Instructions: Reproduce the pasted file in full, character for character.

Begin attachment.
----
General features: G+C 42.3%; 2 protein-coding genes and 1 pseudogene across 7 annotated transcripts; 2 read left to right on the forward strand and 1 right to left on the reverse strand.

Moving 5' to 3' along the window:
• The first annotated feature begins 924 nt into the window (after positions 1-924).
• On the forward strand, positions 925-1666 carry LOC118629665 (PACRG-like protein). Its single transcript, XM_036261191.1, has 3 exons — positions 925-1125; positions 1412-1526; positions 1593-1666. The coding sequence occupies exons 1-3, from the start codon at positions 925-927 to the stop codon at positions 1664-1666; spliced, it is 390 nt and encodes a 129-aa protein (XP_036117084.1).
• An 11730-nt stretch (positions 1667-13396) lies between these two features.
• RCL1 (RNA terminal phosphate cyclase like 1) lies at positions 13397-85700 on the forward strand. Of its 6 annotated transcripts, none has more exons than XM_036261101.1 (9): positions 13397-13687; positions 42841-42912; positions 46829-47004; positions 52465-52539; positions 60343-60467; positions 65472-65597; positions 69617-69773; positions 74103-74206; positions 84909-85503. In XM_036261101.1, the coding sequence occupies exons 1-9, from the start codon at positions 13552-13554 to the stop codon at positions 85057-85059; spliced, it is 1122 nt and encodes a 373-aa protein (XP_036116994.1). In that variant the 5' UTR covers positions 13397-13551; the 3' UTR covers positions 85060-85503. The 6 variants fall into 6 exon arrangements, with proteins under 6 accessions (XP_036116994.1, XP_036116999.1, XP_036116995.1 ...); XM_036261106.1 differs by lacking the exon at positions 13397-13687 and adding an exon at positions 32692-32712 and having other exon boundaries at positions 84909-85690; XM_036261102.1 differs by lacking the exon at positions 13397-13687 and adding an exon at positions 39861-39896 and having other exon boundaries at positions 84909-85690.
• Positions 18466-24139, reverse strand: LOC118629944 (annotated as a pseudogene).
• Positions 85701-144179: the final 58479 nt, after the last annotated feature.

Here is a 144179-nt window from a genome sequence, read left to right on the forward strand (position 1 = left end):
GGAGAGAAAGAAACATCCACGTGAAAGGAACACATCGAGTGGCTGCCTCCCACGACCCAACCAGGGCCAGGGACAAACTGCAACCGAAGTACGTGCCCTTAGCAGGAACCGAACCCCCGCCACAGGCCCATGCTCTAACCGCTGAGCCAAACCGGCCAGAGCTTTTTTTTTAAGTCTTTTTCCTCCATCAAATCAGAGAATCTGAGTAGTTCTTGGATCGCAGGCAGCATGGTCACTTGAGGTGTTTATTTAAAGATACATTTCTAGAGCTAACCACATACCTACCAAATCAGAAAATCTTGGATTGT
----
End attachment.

General features: G+C 42.3%; 2 protein-coding genes and 1 pseudogene across 7 annotated transcripts; 2 read left to right on the forward strand and 1 right to left on the reverse strand.

Moving 5' to 3' along the window:
• The first annotated feature begins 924 nt into the window (after positions 1-924).
• On the forward strand, positions 925-1666 carry LOC118629665 (PACRG-like protein). Its single transcript, XM_036261191.1, has 3 exons — positions 925-1125; positions 1412-1526; positions 1593-1666. The coding sequence occupies exons 1-3, from the start codon at positions 925-927 to the stop codon at positions 1664-1666; spliced, it is 390 nt and encodes a 129-aa protein (XP_036117084.1).
• An 11730-nt stretch (positions 1667-13396) lies between these two features.
• RCL1 (RNA terminal phosphate cyclase like 1) lies at positions 13397-85700 on the forward strand. Of its 6 annotated transcripts, none has more exons than XM_036261101.1 (9): positions 13397-13687; positions 42841-42912; positions 46829-47004; positions 52465-52539; positions 60343-60467; positions 65472-65597; positions 69617-69773; positions 74103-74206; positions 84909-85503. In XM_036261101.1, the coding sequence occupies exons 1-9, from the start codon at positions 13552-13554 to the stop codon at positions 85057-85059; spliced, it is 1122 nt and encodes a 373-aa protein (XP_036116994.1). In that variant the 5' UTR covers positions 13397-13551; the 3' UTR covers positions 85060-85503. The 6 variants fall into 6 exon arrangements, with proteins under 6 accessions (XP_036116994.1, XP_036116999.1, XP_036116995.1 ...); XM_036261106.1 differs by lacking the exon at positions 13397-13687 and adding an exon at positions 32692-32712 and having other exon boundaries at positions 84909-85690; XM_036261102.1 differs by lacking the exon at positions 13397-13687 and adding an exon at positions 39861-39896 and having other exon boundaries at positions 84909-85690.
• Positions 18466-24139, reverse strand: LOC118629944 (annotated as a pseudogene).
• Positions 85701-144179: the final 58479 nt, after the last annotated feature.

Here is a 144179-nt window from a genome sequence, read left to right on the forward strand (position 1 = left end):
GGAGAGAAAGAAACATCCACGTGAAAGGAACACATCGAGTGGCTGCCTCCCACGACCCAACCAGGGCCAGGGACAAACTGCAACCGAAGTACGTGCCCTTAGCAGGAACCGAACCCCCGCCACAGGCCCATGCTCTAACCGCTGAGCCAAACCGGCCAGAGCTTTTTTTTTAAGTCTTTTTCCTCCATCAAATCAGAGAATCTGAGTAGTTCTTGGATCGCAGGCAGCATGGTCACTTGAGGTGTTTATTTAAAGATACATTTCTAGAGCTAACCACATACCTACCAAATCAGAAAATCTTGGATTGT